Some users would also start trivial and frivolous polls, such as a multiple choice polls with only one outcome. Forum admins combated this by ordering “NO STUPID POLLS” which were responded to by people creating polls asking “Should we have a poll?” Thankfully it’s been a good few years since I last saw one of those – until this weekend.
Two weeks ago, former Pirate Bay spokesperson Peter Sunde submitted an emotional plea for a pardon to the Swedish authorities. If successful he would avoid a pending eight month jail sentence.
In support of Sunde a petition was started on Avaaz, a site with the stated aim of bringing “people-powered politics to decision-making everywhere.” The ultimate aim is to deliver the petition to Beatrice Ask, Sweden’s Minister of Justice, so Avaaz seems like a great fit.
The petition has been a roaring success. Sunde initially said that 10,000 signatures might make a difference but at the time of writing more than 91,000 people have signed. However, this weekend Avaaz sent out an eyebrow-raising email to its members which questioned whether the Sunde poll should be allowed on the site.
“We’re a democratic community of more than 14 million people, and will only support petitions that our community agrees are not offensive, inflammatory or otherwise objectionable,” Alex from Avaaz wrote.
He then directed Avaaz users to pick one of three options for a private poll.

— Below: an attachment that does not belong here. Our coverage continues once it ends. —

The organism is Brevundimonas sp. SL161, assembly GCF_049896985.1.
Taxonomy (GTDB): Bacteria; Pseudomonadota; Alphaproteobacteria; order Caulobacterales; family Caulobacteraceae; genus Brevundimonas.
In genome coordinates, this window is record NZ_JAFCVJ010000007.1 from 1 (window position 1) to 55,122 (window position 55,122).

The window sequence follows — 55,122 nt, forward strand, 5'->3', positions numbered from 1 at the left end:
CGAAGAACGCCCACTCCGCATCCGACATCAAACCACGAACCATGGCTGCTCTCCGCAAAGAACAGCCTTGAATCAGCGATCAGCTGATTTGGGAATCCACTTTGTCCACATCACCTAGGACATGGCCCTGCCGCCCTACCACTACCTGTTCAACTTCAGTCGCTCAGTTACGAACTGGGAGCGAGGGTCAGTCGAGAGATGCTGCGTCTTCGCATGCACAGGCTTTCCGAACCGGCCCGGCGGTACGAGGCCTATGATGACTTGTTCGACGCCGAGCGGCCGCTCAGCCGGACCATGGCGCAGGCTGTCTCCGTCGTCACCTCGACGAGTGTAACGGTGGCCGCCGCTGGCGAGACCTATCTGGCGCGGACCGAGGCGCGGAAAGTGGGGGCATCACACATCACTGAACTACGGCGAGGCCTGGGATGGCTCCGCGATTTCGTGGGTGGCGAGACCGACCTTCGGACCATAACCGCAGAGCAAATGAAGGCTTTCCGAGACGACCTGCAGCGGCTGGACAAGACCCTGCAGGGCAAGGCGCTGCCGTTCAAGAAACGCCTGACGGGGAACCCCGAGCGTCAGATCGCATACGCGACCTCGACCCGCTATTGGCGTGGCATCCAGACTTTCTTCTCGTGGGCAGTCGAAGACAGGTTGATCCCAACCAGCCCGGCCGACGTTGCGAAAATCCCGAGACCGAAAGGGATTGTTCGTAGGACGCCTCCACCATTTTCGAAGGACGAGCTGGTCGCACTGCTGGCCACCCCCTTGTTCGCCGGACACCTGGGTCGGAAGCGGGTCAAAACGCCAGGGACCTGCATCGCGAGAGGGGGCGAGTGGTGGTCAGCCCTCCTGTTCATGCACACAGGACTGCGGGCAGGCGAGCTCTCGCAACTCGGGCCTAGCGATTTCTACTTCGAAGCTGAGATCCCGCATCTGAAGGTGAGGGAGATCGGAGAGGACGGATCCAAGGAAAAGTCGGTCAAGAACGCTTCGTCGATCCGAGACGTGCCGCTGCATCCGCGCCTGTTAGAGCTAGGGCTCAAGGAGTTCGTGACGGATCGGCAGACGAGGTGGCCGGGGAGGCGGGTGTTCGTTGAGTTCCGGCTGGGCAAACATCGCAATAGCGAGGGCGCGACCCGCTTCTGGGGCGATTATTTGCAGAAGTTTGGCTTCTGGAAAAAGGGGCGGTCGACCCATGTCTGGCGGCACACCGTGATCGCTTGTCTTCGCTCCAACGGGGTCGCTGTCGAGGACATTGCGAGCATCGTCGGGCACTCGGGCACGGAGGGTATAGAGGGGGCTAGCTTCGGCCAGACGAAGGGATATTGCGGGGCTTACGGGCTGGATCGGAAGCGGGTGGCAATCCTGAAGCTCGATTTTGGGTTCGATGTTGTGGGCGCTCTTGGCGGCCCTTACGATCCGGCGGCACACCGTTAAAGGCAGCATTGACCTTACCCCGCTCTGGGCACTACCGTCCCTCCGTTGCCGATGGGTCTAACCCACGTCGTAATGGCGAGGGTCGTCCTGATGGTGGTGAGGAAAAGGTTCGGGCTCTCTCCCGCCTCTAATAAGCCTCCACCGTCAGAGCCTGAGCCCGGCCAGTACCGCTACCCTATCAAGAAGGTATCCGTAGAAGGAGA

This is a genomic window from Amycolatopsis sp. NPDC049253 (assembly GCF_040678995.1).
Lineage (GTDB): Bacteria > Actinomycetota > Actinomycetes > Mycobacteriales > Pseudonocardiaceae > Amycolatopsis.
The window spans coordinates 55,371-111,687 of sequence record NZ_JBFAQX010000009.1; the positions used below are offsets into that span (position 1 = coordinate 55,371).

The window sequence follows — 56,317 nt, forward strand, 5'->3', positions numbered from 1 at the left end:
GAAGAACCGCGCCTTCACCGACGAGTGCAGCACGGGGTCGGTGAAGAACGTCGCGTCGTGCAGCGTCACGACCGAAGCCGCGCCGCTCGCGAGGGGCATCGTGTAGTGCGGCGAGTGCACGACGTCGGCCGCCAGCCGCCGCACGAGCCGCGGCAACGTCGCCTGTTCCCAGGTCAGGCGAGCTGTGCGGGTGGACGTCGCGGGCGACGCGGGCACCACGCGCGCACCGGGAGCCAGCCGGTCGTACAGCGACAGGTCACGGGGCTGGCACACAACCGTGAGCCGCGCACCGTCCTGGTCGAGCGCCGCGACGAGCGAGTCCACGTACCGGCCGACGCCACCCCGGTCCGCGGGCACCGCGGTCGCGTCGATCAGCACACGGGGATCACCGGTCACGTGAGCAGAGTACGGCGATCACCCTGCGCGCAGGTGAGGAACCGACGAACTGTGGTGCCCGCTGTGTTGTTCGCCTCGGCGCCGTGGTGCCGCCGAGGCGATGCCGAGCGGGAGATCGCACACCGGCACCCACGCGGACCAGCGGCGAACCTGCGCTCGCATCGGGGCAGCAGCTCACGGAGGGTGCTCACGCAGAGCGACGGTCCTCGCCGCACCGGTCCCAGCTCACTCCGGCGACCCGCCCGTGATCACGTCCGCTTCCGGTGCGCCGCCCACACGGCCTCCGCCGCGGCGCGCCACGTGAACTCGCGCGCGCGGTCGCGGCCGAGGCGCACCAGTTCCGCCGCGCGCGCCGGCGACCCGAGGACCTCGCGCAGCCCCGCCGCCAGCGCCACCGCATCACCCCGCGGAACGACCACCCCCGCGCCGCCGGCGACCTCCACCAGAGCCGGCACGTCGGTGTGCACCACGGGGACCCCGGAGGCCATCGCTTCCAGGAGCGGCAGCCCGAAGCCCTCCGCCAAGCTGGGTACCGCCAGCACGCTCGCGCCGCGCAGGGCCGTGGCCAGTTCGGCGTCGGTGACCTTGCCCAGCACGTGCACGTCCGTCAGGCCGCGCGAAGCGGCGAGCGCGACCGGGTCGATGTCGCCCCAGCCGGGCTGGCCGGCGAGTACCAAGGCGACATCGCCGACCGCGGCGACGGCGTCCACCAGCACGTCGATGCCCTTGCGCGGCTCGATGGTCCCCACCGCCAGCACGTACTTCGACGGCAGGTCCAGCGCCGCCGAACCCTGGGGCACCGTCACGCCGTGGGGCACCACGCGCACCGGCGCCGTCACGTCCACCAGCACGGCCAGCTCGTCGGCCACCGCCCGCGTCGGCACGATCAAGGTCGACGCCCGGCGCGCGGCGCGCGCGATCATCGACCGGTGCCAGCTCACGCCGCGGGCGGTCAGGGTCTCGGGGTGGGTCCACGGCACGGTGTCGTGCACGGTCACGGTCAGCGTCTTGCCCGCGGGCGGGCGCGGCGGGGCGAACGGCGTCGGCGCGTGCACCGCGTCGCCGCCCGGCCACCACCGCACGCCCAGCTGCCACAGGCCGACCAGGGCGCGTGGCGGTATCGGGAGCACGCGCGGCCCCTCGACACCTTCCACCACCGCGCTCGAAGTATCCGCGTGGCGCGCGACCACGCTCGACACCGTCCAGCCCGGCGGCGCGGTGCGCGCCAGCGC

— I support Avaaz providing people the opportunity to sign this petition
— I think Avaaz should remove this petition
— I’m not sure
This intervention puts Avaaz on tricky territory. Just a cursory glance around their site reveals a quagmire of petitions on massively controversial issues which by their very nature polarize people according to who sets to benefit from either side of a dispute.
The petition for the legalization of same-sex marriages in Poland is bound to be offensive to some religious groups and if the report on another petition is to be believed, calling for the protection of Muslims in Myanmar is bound to be objectionable to Rakhine Buddhists.
So is a petition supporting someone’s perfectly legal request for clemency offensive, inflammatory or objectionable? Well it all depends who you ask.
The copyright lobby no doubt thinks that the actions of The Pirate Bay, and by extension Peter Sunde, are indeed objectionable. On the other hand the tens of thousands of people who signed the petition in support of the site’s former spokesman probably have strong feelings towards overreaching copyright law.
The point here is not whether Sunde or his detractors are correct, but why out of all the highly controversial petitions on Avaaz was his singled out as potentially offensive?
We don’t know the answer to that since Avaaz did not respond to our request for comment, but have we really reached a point where we have to poll people to discover whether or not supporting someone who has an anti-copyright stance is OK? If so that would be both offensive and objectionable.
Let people speak freely on both sides – what’s the worst that can come of it?
Eight months in prison apparently. No wonder so many people signed.
Update July 18: Avaaz just sent in this comment
Avaaz is a member-driven, member-funded global advocacy organization and that makes accountability to the community part of our DNA — one way we ensure this accountability is by polling all community petitions that are flagged as possibly inappropriate.
Once flagged, the petition text is automatically inserted into a poll, using a standard set of questions, and sent to a small randomized sample of our membership. This was the poll you saw.
Based on the poll results, we are happy to report that this petition was supported to remain on the site!